Thirty years ago, our former sister magazine aptly called Snowmobile Magazine rolled out its Rode Reports issue, featuring first test drive information on the 1985 snowmobiles. Tucked way in the back of the magazine was a glowing review of the cockpit-style, twin-tracked Manta. We all know now that cockpit style snowmobiles haven’t exactly taken over the sport, but they hold a unique place in the history of the sport.
Below is the full story from the September 1984 issue of Snowmobile Magazine.
Should A Snowmobile With Cockpit Seating, Wheel Steering, Foot Controls And A Mid-Engine Be Taken Seriously? Take A Ride Before You Decide
“Please don’t call it a ‘specialty sled’”
The men behind the Manta straightened us outduring the 1985 Rode Reports saying the specialty designation makes the Manta sound like something designed for trappers, far-north Eskimos or groomingtrails. After experiencing the Manta on the powder and hardpack trails of the Black Hills in March, we found ourselves agreeing… the Manta is not a specialty sled in any sense of the word. The Manta is a sport sled that just happens to be very different than other sleds and, in the world of snowmobiling 1985, it represents not special use or function but simply a snowmobiling alternative.
Different is the word and you discover just how different the Manta is the moment you settle into the cockpit with your feet out front on control pedals and your hands on a cutaway steering wheel. No sledder sits closer to the snow and this characteristic hints at the unique approaches to snowmobility found everywhere on this mid-engine twin-track.
The chassis is aircraft aluminum monocoque construction that takes the jolts with no trace of flex . The sled looks like it might be outrageously heavy, but the liberal use of light metal keeps overall weight to within 30-40 lbs of other cruiser sleds and the positioning of the drive components and driver in the middle of the chassis between the suspension components places the weight in the right places, i.e., low and balanced.
In an effort to dial out the last bit of undesirable feedback from the trail, the 1985 Mantas will feature a clever spring seat designed to dampen the harmonic motion created by the smaller, more rhythmic bumps. Driver position together with this new refinement adds up to a plushness unlike anything you’ll experience in a rider-over-tunnel sled.
The position of the driver is a key factor in the ride and handling of the Manta. Unlike the rider-over-tunnel design used on all other snowmobiles in 1985, the Manta driver sits between the ski and track suspensions where maximum effect can be obtained. With a trailing arm/coil spring ski suspension and twin torsion spring track suspensions, the sled delivers 6 inches of travel in front, 6.5 in the back and the ride is as plush as these numbers imply.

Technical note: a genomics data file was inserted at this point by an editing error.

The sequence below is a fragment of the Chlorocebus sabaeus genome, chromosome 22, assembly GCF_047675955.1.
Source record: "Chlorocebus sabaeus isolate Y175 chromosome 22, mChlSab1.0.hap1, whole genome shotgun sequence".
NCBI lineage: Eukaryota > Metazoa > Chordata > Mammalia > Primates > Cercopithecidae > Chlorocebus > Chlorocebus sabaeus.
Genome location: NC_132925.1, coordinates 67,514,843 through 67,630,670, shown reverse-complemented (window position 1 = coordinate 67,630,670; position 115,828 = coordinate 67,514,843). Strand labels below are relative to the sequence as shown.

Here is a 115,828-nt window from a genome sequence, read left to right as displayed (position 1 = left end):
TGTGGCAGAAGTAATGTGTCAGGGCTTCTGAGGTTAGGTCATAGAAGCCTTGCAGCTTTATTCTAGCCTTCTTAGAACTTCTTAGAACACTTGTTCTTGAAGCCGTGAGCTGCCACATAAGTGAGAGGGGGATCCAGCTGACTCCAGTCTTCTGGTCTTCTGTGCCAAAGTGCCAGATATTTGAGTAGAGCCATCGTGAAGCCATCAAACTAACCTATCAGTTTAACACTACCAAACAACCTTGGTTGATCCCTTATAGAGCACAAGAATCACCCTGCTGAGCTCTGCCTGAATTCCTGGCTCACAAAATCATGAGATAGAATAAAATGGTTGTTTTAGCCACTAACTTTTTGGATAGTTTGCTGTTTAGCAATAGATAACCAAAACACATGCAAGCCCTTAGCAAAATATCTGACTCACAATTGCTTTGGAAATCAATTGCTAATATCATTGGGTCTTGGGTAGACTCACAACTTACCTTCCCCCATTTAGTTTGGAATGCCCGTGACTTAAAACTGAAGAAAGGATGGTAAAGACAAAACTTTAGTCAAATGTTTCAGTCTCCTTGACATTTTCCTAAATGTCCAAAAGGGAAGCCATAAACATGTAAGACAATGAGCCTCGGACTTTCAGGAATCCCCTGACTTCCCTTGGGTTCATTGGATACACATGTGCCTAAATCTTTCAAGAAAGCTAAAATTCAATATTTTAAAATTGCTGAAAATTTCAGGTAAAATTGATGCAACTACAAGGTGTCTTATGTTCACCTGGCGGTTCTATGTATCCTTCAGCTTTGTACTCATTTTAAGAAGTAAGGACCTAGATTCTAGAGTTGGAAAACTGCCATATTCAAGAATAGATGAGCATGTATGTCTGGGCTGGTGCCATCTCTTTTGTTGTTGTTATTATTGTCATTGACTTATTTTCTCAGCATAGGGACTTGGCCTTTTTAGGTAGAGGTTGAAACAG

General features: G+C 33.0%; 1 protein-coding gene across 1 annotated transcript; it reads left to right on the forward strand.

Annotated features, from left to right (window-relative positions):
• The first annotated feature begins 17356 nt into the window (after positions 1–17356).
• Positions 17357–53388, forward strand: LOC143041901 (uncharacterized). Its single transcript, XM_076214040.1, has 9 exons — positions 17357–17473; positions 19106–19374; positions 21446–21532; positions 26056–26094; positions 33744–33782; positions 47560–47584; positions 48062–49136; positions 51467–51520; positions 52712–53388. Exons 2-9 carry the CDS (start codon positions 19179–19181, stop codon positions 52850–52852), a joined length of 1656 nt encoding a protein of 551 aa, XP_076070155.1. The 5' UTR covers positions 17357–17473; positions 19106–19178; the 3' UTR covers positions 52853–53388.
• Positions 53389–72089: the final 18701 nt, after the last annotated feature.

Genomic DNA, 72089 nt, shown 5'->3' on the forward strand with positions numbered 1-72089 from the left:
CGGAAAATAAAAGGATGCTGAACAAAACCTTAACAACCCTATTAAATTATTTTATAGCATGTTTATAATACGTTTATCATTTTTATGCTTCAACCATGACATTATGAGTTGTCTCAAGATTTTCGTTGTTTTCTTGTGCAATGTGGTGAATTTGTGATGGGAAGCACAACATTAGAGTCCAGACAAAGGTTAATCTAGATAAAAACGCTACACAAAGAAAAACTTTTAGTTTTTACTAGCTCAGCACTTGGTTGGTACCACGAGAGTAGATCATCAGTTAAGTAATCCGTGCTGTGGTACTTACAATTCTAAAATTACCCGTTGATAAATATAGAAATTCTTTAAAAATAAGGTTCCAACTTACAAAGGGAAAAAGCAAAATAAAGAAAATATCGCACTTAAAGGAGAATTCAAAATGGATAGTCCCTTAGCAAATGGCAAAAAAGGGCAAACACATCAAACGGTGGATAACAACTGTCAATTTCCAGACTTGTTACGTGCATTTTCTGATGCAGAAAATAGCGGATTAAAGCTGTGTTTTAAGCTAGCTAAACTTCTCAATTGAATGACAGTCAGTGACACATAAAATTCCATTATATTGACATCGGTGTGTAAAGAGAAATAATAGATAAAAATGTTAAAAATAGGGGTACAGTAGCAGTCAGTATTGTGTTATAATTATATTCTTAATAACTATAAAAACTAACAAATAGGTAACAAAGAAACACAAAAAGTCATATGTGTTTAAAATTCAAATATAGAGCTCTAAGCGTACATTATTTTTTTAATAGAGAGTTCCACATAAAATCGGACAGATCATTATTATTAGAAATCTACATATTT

On the trail, the near-equal weight balance front to rear and the very low cg of the vehicle/rider package allows the Manta to carve the corners amazingly well. With twin tracks to distribute the weight shift forces and a 38% inch ski stance in a system designed to control sway, the Manta is very, very stable in the turns.
Most of the riders at SNOWMOBILE’s Rode Reports had never experienced the Manta and all took advantage of the opportunity to drive it. Reactions were positive all around with most calling it “a real snowmobile” and some even climbing out and saying, “This is my kinda sled!” We ventured into the powder on several occasions, too, and we impressed with the flotation of the sled, greater than the footprint figures would indicate. While the design is clearly aimed at trails, owners of the Manta have no need to fear fresh powder.
For all its unusual qualities, the Manta’s engineering is actually quite straightforward. Under the lift-away fiberglass body are proven water-cooled twin-cylinders from Suzuki in either a 500cc or 440cc electric start. The primary and secondary clutches are familiar Polaris units and the drive is directed through a tough-looking alloy chaincase to a long, well-supported jackshaft which in turn drives the involute drive for the twin tracks. While the powertrain directs power forward from the mid position, there is nothing “experimental” in the look of the sled to scare us off.
As a sit-in vehicle, the Manta can use foot control alternative with throttle on the right foot and a very effective hydraulic disc brake on the left. Our riders reported familiarization with the admittedly unusual control layout takes from “no time” to “one minute.” A hand throttle on the side of the cowl provides for motion control for testing, starting, loading and unloading.
Our encounter with the Manta left us with deepened respect for the twin-track concept. There have been other sleds designed around this idea, but none in our experience approached the Manta for effectiveness. After getting familiar with snowmobiling’s only mid-engine, we’re convinced the modest numbers being built for 1985 will find ready buyers among winter riders who do two things: Keep an open mind and spend some time in the cockpit at the controls.
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